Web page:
Taylor is one of the more interesting free agent quarterbacks to hit the market this offseason. His last two stints as a starter in Cleveland and Los Angeles were short-lived. Oddly enough, both involved an injury early in the season, opening the door for a highly-drafted rookie quarterback — Baker Mayfield in 2018 and Justin Herbert in 2020 — to step in and never look back. Taylor's time as a starter this past season in Los Angeles came to an end following a punctured lung in a pregame accident.

Prior to that string of unfortunate circumstances, Taylor was coming off three solid seasons as the Bills' starting quarterback from 2015 to 2017. He earned PFF grades of at least 75.0 in each of those campaigns and led the Bills to their first postseason appearance since 1999 in his final year with the team.

The Texans likely won't be competitive in 2021, but they could do worse with Taylor as a bridge in a rebuilding year should Watson sit out and Houston not trade for another starter. The deal is reported to be similar in nature to the ones that Cam Newton and Jameis Winston recently signed, with a base value below $6 million that could go up to $12.5 million with incentives.

Many of Houston's deals this offseason involve the team simply bringing in veterans who can contribute on one-year contracts, allowing for a reset year that the franchise can use to build toward the future. Taylor's contract fits that mold, too.

CB Terrance Mitchell: Two years, Up to $7.5 million (TBD guaranteed)

Grade: Average

As Mitchell's writeup on PFF’s free agency preview says, most teams wouldn’t view him as a starter, but he’s the type of player who can hold his own if injuries to other players crop up. The Texans may view him as a starter given the current state of their cornerback room. Beyond Bradley Roby, none of their cornerbacks were confidently starting material entering 2021.

Mitchell has started on occasion, but 2020 marked just his second career season with 500 defensive snaps. He came away with a solid 65.3 grade in coverage, which would have ranked second at the position for Houston in 2020, behind Roby (72.2).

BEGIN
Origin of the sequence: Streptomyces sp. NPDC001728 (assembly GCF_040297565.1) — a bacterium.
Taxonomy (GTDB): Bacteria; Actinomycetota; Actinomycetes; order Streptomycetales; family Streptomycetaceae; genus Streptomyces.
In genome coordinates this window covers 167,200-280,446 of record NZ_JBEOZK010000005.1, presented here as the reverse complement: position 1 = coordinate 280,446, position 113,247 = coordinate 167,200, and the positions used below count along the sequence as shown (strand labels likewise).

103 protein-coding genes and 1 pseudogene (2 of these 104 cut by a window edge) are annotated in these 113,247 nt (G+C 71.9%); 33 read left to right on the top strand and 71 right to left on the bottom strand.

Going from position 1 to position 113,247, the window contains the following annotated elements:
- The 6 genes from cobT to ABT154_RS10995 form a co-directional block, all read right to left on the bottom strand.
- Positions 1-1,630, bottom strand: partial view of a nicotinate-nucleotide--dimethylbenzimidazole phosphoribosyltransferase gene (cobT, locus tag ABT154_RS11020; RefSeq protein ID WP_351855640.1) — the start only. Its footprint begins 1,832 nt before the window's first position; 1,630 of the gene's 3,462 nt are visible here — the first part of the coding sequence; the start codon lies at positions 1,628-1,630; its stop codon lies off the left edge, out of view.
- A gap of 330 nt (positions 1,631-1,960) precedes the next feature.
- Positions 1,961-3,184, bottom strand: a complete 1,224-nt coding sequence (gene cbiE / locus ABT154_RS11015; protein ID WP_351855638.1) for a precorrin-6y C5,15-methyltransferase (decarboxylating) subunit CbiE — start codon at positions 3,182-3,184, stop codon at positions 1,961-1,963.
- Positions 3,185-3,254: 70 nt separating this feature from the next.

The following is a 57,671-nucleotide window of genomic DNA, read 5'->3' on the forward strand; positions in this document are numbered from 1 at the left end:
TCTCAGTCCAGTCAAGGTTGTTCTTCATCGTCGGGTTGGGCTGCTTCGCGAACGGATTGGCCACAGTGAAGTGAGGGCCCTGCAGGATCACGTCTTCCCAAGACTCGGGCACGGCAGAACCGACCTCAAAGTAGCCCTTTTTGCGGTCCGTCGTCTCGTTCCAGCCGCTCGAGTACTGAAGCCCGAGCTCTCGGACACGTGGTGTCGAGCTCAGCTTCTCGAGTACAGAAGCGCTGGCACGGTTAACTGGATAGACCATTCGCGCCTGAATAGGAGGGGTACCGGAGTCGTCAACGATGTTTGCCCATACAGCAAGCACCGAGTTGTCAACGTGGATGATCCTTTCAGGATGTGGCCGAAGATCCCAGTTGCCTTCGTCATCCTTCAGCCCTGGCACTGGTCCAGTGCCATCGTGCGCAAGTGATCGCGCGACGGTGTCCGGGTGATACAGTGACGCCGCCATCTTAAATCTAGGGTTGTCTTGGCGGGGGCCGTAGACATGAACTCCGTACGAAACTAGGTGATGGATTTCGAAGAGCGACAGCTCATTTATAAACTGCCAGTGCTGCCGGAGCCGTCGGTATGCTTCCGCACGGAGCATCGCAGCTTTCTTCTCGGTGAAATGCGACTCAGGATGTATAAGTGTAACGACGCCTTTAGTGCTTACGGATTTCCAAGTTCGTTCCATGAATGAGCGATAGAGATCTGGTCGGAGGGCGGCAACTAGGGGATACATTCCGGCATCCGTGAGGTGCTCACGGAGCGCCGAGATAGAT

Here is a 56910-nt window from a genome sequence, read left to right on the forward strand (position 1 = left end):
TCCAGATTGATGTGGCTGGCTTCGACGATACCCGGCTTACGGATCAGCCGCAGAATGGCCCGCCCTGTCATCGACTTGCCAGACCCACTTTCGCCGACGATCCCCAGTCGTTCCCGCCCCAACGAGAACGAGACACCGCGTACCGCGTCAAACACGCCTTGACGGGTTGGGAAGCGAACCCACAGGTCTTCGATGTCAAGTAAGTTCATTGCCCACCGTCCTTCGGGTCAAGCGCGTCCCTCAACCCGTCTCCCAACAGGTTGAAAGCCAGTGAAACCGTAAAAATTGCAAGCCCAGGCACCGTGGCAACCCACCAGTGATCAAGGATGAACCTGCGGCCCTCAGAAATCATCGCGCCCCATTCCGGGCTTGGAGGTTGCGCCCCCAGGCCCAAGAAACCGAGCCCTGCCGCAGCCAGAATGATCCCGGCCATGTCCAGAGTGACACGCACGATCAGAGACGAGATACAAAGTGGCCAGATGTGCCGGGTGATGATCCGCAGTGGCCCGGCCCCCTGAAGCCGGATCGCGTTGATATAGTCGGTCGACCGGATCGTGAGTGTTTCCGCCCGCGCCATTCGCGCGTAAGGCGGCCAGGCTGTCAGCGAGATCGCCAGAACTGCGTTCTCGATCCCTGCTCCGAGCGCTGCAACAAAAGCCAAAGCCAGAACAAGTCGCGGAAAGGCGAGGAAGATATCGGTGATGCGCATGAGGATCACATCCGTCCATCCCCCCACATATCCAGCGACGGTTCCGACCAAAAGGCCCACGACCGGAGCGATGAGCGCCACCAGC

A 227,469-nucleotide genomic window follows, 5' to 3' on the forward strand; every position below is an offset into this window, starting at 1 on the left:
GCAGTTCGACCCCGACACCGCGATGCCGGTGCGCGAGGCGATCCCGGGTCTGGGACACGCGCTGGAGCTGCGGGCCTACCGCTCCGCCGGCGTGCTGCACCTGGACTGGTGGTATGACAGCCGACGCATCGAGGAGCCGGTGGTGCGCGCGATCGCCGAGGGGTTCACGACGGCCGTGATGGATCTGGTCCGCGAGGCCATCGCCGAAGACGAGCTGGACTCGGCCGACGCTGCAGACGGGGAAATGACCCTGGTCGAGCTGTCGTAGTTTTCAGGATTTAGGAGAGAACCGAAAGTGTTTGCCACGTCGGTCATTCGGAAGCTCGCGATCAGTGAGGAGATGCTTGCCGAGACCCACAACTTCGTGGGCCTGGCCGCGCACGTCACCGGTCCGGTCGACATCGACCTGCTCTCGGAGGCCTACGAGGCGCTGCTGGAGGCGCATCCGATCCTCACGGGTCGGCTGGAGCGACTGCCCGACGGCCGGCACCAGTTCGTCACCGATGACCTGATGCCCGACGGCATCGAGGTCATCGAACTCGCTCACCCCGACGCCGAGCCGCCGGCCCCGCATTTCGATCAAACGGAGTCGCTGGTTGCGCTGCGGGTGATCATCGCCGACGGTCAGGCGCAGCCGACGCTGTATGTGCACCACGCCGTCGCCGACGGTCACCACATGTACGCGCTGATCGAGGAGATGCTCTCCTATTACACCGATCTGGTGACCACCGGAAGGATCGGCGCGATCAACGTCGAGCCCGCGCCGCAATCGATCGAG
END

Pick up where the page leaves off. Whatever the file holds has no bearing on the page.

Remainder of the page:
Houston has been locked in on these fringe starters so far in free agency. Like the other signings, this isn’t all that exciting, but it also won’t set them back financially if things don’t pan out.

TE Pharoah Brown: One year, $2.2 million ($200,000 guaranteed)

Grade: Average

Brown has just 16 career receptions in four NFL seasons, but 14 of those catches came last season for the Texans. Five of them came in Week 17 alone. Brown ran only a shade over 100 routes for Houston in 2020, but he was relatively effective as a receiver with those opportunities, bringing in 14 of 15 targets for 163 yards and two touchdowns. He also delivered as a run blocker, with a 75.5 run-blocking grade in just over 100 such snaps, and as a special teamer (78.9 special teams grade).

With this contract, Houston is banking on Brown’s strong play to close the 2020 season carrying over into next year, potentially in a larger role. Houston recently released veteran tight end Darren Fells, but the team also added former Patriots tight end Ryan Izzo via trade. Brown will compete with Izzo and returners Jordan Akins and Kahale Warring for offensive snaps in 2021.

CB Desmond King II: One year, $3 million ($0.5 million guaranteed)

Grade: Very Good

Even in his worst season this past year across time with both the Los Angeles Chargers and Tennessee Titans, King earned a 67.0 PFF grade, which ranked 40th out of 121 qualifiers at the cornerback position. At his best, he was arguably the top slot cornerback in the league. His 90.9 overall grade across his first two NFL seasons ranked second among cornerbacks — slot or otherwise — and behind only Stephon Gilmore. He was tremendous in his role with the Chargers.

That’s what makes it somewhat surprising that he’s now already moved on to his third team. There have been reports that off-field issues were a contributing factor to his midseason trade to the Titans last season, and King’s play did take a hit once he arrived in Tennessee.

Those external factors all contribute to a situation where King ended up signing for merely $3.5 million with a team that isn’t an attractive free agent destination right now. Purely from an on-field perspective, this is a steal for the Texans. They can use all the defensive help they can get their hands on.


RB Marlon Mack: One year, $2 million

Grade: Above Average

Mack led the Colts in carries in 2018 and 2019. Even with the addition of Jonathan Taylor in the 2020 NFL Draft, Mack figured to have a prominent role in Indianapolis’ running back rotation last season had he not torn his ACL in Week 1. He offers next to nothing as a receiver, but he did pick up rushing grades of at least 72.0 across his first three years in the league.

Taylor’s success as a rookie means he will be the lead back moving forward. Mack is more than capable of sparing Taylor on the ground with Nyheim Hines rotating in for receiving duties and the occasional carry. The Colts will hope that run game helps quarterback Carson Wentz transition to life in Indianapolis, and Mack will hope to show enough in his return from injury to earn a bigger, long-term deal next offseason.